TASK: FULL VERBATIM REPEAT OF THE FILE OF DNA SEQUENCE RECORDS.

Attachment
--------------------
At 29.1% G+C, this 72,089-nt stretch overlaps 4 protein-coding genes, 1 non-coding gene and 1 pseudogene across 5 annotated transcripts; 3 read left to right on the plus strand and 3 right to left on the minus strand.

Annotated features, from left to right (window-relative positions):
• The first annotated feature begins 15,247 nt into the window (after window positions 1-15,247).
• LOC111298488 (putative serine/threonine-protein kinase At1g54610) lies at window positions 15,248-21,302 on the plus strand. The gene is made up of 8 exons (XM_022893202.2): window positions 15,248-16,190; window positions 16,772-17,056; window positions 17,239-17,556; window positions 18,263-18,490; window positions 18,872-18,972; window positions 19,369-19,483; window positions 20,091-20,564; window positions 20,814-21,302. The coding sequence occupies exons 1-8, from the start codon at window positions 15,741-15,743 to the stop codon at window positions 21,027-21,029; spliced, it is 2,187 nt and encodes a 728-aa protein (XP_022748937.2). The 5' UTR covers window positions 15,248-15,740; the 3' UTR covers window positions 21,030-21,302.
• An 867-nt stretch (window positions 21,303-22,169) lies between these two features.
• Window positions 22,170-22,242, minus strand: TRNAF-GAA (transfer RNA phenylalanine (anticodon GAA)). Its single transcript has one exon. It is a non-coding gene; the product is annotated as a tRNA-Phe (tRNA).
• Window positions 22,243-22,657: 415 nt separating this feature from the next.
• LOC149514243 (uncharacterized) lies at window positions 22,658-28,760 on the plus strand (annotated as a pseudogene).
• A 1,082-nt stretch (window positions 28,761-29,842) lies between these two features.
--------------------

At 29.1% G+C, this 72,089-nt stretch overlaps 4 protein-coding genes, 1 non-coding gene and 1 pseudogene across 5 annotated transcripts; 3 read left to right on the plus strand and 3 right to left on the minus strand.

Annotated features, from left to right (window-relative positions):
• The first annotated feature begins 15,247 nt into the window (after window positions 1-15,247).
• LOC111298488 (putative serine/threonine-protein kinase At1g54610) lies at window positions 15,248-21,302 on the plus strand. The gene is made up of 8 exons (XM_022893202.2): window positions 15,248-16,190; window positions 16,772-17,056; window positions 17,239-17,556; window positions 18,263-18,490; window positions 18,872-18,972; window positions 19,369-19,483; window positions 20,091-20,564; window positions 20,814-21,302. The coding sequence occupies exons 1-8, from the start codon at window positions 15,741-15,743 to the stop codon at window positions 21,027-21,029; spliced, it is 2,187 nt and encodes a 728-aa protein (XP_022748937.2). The 5' UTR covers window positions 15,248-15,740; the 3' UTR covers window positions 21,030-21,302.
• An 867-nt stretch (window positions 21,303-22,169) lies between these two features.
• Window positions 22,170-22,242, minus strand: TRNAF-GAA (transfer RNA phenylalanine (anticodon GAA)). Its single transcript has one exon. It is a non-coding gene; the product is annotated as a tRNA-Phe (tRNA).
• Window positions 22,243-22,657: 415 nt separating this feature from the next.
• LOC149514243 (uncharacterized) lies at window positions 22,658-28,760 on the plus strand (annotated as a pseudogene).
• A 1,082-nt stretch (window positions 28,761-29,842) lies between these two features.